“It’s cool when lines like Believe Beauty launch, where it’s accessible,” she said. “I think it’s more achievable and the things that your everyday consumer can afford.”

Dollar General is following a similar strategy to Walgreens, Target, Zara, Forever 21 and even 7-Eleven, CNN points out. These companies have all added their own in-house cosmetics lines in recent years.

Research contact: @CNN

Quiz: How do you ‘X-press’ yourself?

February 4, 2019

Oprah Magazine recently ran a story about the X factor—and we don’t mean the TV series. It’s all about how we write the 24th letter of the alphabet when we’re not on a computer or a smartphone.

Browsing Twitter one day, Brie Schwartz, Oprah’s deputy editor, saw a quiz picked up by the Philadelphia-based artist, @smasey. Displaying the same visual that appears with our story, on January 19, she asked her friends, “Which way do you draw an X (colored line being the first stroke)?

Originally posted by the designer @cyanpotato, the quiz has been shared to date by at least 71,000 Twitter users and retweeted 18,000 times—catching the attention of media outlets (like Oprah’s and ours) and going viral in the process.

When the magazine asked its own Instagram followers how they depict the letter, most shared that they write like #7.

But many Oprah readers followed up with a question: What does that mean? So Schwartz asked certified master handwriting analyst Kathi McKnight—who has analyzed the signatures of everyone from Oprah, herself, to President Barack Obama—to break down what your X-writing style says about your personality.

And, as it turns out, many of you out there have a distinctly rebellious streak. Except, that is, if you chose #7.

Indeed, if you took the quiz and were one of the many folks to share that you’re a #7—which means you draw your X’s by starting a stroke on the top left of the page, moving the pen to the bottom right—McKnight says you’re not only in the norm, but also writing your X’s the “right” way.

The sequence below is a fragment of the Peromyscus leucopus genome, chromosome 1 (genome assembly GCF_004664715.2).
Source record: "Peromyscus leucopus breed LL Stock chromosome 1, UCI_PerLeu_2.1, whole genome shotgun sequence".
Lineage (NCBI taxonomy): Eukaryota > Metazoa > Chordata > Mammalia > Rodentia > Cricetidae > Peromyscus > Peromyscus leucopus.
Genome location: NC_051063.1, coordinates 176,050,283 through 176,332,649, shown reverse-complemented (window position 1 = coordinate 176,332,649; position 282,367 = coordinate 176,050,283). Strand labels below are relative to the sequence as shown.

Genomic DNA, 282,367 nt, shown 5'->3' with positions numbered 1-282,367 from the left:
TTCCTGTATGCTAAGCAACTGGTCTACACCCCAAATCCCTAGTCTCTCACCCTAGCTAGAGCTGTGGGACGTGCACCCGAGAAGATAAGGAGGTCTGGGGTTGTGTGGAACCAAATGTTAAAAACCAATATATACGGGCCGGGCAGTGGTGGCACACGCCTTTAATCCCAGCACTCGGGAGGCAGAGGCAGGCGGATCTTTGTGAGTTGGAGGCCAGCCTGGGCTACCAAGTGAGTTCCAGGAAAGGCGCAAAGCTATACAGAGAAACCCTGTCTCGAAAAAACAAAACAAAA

In the English language, she explains, this is considered the “balanced” way to move your pen. “Think about it,” she told Schwartz. “We move from left to right across the page when writing—left margin to right margin. We start a cursive letter from left, and proceed to the right. In printing, we start at the top and stroke down,” she says.

Anything else would be considered a “regressive stroke,” which, according to handwriting analysis, reveals “rebelliousness, going back into the past, and negative self-talk,” McKnight explained.

Of course, because the chart shows computer-generated fonts rather than “real” penmanship, it’s a bit of a stretch to call this “handwriting analysis” since pressure, slant, and size are the key factors in determining personality. Still, McKnight says, the same principles can be applied here when simply just considering how you would draw an X.

So without further ado, here’s what McKnight believes your X-choice says about you (with thanks to Oprah Magazine, @smasey, and @cyanpotato):


If you draw your X with two reverse strokes, starting from the lower right, it indicates that while you may want to move forward, you have both feet stuck in the past.


If you draw both lines moving forward, yet starting in reverse—from bottom left, then the bottom right—you are a renegade. You have a strong desire to slingshot yourself out of your past and move forward, yet the past still has its grips on you.


The reversed strokes—starting top right—demonstrate that you’re a rebel without a cause.


Because only your second stroke is drawn the “normal” way—top right to bottom left— it implies that while you’re trying to focus on the future, a part of you is still tempted to go backwards, as if you’re driving while looking only through the rearview mirror.


The first half of this X—drawn from top right to bottom left—is made “correctly,” but the 2nd—drawn from bottom left to top right—is written in reverse direction, revealing that you’re a maverick. It feels good to live by your own rules, doesn’t it?


Because you start your stroke from bottom left, and out of order, you’re a trendsetter—and you own it.


This is how you were likely taught in school to write your letters, going from left to right. That indicates that you don’t tend to stray from the norm—and you like order and balance.


Like most of these choices (besides #7), if you start from the top right, you prefer to think outside of the box.